In Sunday's Journal Gazette, Sylvia Smith advocated the reinstatement of the draft. She insists that all young Americans should serve two years either in the military, the Peace Corps, or some other national service program. She does not cite any particular emergency for making a draft necessary. She simply writes "But think of the benefits, starting with establishing a national norm the expectation that Americans give something to their country."
She notes that the word "draft" carries baggage with it due to the Vietnam conflict. "Draft" carries baggage because it was a horrendous mistake back then. It will be a mistake if it is tried with the current generation or any future generation.
She hope that mandatory national service will instill the value of voluntarism in young people. But I happen to know a little about young people because I am a young person. When something is mandatory, it is no longer "cool". Most young people only stay in school until they are no longer required to go. Try to fight obesity by making them take phys ed; as soon as they enter college they cease exercising and gain 15 pounds their freshman year.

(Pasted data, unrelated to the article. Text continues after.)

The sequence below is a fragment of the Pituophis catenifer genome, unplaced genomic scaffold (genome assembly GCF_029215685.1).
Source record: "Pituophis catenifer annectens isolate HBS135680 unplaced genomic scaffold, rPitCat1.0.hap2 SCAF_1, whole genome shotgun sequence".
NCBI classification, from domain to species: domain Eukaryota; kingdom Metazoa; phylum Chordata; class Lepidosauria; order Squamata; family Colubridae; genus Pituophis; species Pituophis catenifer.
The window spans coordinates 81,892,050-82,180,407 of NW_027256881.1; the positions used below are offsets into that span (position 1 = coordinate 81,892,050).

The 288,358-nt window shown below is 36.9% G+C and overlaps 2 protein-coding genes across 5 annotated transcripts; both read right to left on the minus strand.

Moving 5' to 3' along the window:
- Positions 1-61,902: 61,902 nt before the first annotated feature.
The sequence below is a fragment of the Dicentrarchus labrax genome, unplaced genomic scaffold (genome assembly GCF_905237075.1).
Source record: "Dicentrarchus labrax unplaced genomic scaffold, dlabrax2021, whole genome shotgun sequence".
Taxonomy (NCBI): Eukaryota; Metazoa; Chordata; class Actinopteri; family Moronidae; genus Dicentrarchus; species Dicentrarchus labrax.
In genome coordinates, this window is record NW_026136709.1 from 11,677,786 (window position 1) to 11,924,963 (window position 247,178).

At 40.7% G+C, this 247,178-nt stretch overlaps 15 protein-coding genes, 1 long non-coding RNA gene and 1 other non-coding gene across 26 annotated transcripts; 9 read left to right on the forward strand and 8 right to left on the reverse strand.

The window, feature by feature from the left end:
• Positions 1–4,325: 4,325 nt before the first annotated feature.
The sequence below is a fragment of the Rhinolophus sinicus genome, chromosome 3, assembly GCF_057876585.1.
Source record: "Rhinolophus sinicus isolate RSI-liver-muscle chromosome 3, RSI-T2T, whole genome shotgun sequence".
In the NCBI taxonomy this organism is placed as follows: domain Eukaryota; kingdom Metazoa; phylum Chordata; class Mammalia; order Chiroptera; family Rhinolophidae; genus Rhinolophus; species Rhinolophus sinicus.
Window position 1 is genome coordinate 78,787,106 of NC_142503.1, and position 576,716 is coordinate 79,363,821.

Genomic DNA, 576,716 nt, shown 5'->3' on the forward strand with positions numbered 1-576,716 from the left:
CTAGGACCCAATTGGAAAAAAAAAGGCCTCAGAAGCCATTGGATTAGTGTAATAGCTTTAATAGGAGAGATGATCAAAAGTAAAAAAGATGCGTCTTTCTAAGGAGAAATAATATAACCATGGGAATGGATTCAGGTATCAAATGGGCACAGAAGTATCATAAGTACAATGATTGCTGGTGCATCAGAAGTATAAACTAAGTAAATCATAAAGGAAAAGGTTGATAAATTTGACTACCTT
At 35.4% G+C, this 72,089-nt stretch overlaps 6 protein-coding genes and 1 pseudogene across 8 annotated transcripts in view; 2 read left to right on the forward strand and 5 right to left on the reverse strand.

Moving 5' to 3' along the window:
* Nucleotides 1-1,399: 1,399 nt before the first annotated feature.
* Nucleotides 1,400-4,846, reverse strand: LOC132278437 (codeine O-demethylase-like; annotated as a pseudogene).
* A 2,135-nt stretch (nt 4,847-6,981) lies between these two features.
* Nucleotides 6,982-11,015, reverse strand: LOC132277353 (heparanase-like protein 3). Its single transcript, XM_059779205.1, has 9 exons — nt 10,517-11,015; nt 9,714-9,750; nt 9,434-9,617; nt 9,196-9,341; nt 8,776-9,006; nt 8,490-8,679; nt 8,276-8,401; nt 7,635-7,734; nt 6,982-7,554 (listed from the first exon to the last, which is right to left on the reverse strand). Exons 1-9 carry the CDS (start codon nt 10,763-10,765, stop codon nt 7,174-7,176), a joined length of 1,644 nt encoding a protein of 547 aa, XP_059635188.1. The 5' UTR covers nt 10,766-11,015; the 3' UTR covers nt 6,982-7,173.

True, many young people will cheerfully do as is asked of them and pick up a rifle or broom and do their patriotic duty. These people would do it whether they were required to or not. The rest of them will drag their feet and do the sloppiest job possible while picking up trash along the highway. Once their two years are up, they will never do any form of volunteer work again.
I propose that instead of making it mandatory, we should try the carrot approach. Offer college and high school credit in exchange for volunteer work. Hopefully they will take a liking to volunteer work and continue doing it for the rest of their lives. Because if young people are forced to "volunteer" they will lose all desire to labor on behalf of the community once they are no longer forced to work.